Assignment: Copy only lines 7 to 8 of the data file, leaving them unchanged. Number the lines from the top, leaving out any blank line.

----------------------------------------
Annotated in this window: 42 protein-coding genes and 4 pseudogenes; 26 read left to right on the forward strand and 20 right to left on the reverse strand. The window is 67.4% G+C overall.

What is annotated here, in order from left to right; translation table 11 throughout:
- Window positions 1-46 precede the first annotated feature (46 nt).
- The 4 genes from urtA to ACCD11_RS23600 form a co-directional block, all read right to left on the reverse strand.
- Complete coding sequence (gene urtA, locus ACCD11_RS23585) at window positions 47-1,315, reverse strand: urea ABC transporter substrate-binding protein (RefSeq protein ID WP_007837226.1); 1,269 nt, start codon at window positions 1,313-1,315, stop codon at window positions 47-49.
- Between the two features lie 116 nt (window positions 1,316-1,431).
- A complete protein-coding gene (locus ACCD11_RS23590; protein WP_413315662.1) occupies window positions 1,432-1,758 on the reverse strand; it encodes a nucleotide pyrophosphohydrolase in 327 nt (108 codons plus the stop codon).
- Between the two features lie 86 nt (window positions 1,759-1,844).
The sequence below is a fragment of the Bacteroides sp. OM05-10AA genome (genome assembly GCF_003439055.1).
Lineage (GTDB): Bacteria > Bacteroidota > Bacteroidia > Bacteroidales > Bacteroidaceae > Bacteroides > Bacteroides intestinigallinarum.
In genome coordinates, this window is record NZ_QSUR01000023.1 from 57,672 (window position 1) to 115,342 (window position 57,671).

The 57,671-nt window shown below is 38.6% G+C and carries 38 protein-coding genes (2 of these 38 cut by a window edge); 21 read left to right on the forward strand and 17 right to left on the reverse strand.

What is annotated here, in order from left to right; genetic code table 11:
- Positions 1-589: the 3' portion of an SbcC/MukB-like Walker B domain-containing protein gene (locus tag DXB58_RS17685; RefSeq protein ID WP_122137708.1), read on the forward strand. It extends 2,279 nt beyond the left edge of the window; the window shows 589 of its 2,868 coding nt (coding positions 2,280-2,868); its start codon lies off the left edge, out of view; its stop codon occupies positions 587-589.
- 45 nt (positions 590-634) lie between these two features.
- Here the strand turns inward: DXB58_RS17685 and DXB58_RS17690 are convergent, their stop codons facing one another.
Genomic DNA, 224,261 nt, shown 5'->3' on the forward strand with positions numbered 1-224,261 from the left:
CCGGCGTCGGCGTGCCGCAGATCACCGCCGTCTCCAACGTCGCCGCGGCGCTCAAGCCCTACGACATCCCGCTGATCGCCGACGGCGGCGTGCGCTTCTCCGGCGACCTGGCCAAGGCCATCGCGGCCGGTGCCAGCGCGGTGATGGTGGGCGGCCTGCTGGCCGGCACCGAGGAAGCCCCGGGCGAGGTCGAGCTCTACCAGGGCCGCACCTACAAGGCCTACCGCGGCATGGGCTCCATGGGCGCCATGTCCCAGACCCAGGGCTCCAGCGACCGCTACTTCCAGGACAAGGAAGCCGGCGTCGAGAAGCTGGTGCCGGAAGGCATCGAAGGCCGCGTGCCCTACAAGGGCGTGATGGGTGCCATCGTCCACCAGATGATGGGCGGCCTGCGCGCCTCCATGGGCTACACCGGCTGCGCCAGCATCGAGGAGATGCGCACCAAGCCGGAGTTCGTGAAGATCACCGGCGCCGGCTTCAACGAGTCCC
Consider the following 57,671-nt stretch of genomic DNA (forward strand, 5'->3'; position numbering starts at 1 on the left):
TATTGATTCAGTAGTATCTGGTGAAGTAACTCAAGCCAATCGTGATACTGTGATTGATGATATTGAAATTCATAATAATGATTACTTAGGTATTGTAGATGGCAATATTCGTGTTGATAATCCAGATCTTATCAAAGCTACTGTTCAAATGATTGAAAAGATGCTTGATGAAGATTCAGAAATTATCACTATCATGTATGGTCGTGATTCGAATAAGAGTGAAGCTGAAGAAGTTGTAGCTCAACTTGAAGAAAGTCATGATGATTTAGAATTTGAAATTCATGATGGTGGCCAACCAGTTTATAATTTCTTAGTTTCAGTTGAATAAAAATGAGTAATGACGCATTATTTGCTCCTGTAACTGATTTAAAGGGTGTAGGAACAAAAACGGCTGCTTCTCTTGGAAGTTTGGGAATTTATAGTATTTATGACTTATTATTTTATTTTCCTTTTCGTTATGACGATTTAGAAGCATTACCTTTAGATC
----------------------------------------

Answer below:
- A complete protein-coding gene (locus ACCD11_RS23590; protein WP_413315662.1) occupies window positions 1,432-1,758 on the reverse strand; it encodes a nucleotide pyrophosphohydrolase in 327 nt (108 codons plus the stop codon).
- Between the two features lie 86 nt (window positions 1,759-1,844).